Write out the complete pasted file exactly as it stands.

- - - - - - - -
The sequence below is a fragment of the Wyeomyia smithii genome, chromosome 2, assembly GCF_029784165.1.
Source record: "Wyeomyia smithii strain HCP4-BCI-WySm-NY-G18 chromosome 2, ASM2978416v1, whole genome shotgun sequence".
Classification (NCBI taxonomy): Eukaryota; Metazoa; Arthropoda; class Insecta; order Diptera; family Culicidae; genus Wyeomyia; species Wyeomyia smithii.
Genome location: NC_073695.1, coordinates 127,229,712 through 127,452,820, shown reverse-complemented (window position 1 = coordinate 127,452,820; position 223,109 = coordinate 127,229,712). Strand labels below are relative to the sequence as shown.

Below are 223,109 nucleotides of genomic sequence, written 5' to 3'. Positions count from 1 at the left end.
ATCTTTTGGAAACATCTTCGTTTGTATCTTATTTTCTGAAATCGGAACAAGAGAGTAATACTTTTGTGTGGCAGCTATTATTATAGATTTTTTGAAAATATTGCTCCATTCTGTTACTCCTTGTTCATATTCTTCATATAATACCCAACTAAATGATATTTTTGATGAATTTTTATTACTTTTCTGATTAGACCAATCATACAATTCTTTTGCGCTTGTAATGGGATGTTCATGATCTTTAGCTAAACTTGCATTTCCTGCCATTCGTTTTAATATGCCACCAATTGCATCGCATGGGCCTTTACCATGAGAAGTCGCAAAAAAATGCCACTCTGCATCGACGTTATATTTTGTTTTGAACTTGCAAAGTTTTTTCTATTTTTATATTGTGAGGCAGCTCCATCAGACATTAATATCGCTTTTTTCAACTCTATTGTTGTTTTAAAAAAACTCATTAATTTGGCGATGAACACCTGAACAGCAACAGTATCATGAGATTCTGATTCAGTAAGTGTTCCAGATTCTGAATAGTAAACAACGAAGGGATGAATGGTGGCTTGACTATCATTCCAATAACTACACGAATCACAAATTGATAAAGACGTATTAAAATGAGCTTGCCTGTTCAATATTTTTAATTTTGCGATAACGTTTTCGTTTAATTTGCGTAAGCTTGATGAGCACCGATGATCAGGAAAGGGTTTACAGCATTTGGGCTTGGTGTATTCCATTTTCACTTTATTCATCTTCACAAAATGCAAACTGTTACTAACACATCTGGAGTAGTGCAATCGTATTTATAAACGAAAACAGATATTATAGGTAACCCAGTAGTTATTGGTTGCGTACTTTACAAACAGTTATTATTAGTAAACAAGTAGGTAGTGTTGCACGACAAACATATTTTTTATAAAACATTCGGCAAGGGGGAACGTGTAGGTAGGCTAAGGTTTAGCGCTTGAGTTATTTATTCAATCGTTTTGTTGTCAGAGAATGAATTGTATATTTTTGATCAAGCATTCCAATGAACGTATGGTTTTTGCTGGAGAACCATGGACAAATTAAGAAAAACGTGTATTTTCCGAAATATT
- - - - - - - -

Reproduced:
The sequence below is a fragment of the Wyeomyia smithii genome, chromosome 2, assembly GCF_029784165.1.
Source record: "Wyeomyia smithii strain HCP4-BCI-WySm-NY-G18 chromosome 2, ASM2978416v1, whole genome shotgun sequence".
Classification (NCBI taxonomy): Eukaryota; Metazoa; Arthropoda; class Insecta; order Diptera; family Culicidae; genus Wyeomyia; species Wyeomyia smithii.
Genome location: NC_073695.1, coordinates 127,229,712 through 127,452,820, shown reverse-complemented (window position 1 = coordinate 127,452,820; position 223,109 = coordinate 127,229,712). Strand labels below are relative to the sequence as shown.

Below are 223,109 nucleotides of genomic sequence, written 5' to 3'. Positions count from 1 at the left end.
ATCTTTTGGAAACATCTTCGTTTGTATCTTATTTTCTGAAATCGGAACAAGAGAGTAATACTTTTGTGTGGCAGCTATTATTATAGATTTTTTGAAAATATTGCTCCATTCTGTTACTCCTTGTTCATATTCTTCATATAATACCCAACTAAATGATATTTTTGATGAATTTTTATTACTTTTCTGATTAGACCAATCATACAATTCTTTTGCGCTTGTAATGGGATGTTCATGATCTTTAGCTAAACTTGCATTTCCTGCCATTCGTTTTAATATGCCACCAATTGCATCGCATGGGCCTTTACCATGAGAAGTCGCAAAAAAATGCCACTCTGCATCGACGTTATATTTTGTTTTGAACTTGCAAAGTTTTTTCTATTTTTATATTGTGAGGCAGCTCCATCAGACATTAATATCGCTTTTTTCAACTCTATTGTTGTTTTAAAAAAACTCATTAATTTGGCGATGAACACCTGAACAGCAACAGTATCATGAGATTCTGATTCAGTAAGTGTTCCAGATTCTGAATAGTAAACAACGAAGGGATGAATGGTGGCTTGACTATCATTCCAATAACTACACGAATCACAAATTGATAAAGACGTATTAAAATGAGCTTGCCTGTTCAATATTTTTAATTTTGCGATAACGTTTTCGTTTAATTTGCGTAAGCTTGATGAGCACCGATGATCAGGAAAGGGTTTACAGCATTTGGGCTTGGTGTATTCCATTTTCACTTTATTCATCTTCACAAAATGCAAACTGTTACTAACACATCTGGAGTAGTGCAATCGTATTTATAAACGAAAACAGATATTATAGGTAACCCAGTAGTTATTGGTTGCGTACTTTACAAACAGTTATTATTAGTAAACAAGTAGGTAGTGTTGCACGACAAACATATTTTTTATAAAACATTCGGCAAGGGGGAACGTGTAGGTAGGCTAAGGTTTAGCGCTTGAGTTATTTATTCAATCGTTTTGTTGTCAGAGAATGAATTGTATATTTTTGATCAAGCATTCCAATGAACGTATGGTTTTTGCTGGAGAACCATGGACAAATTAAGAAAAACGTGTATTTTCCGAAATATT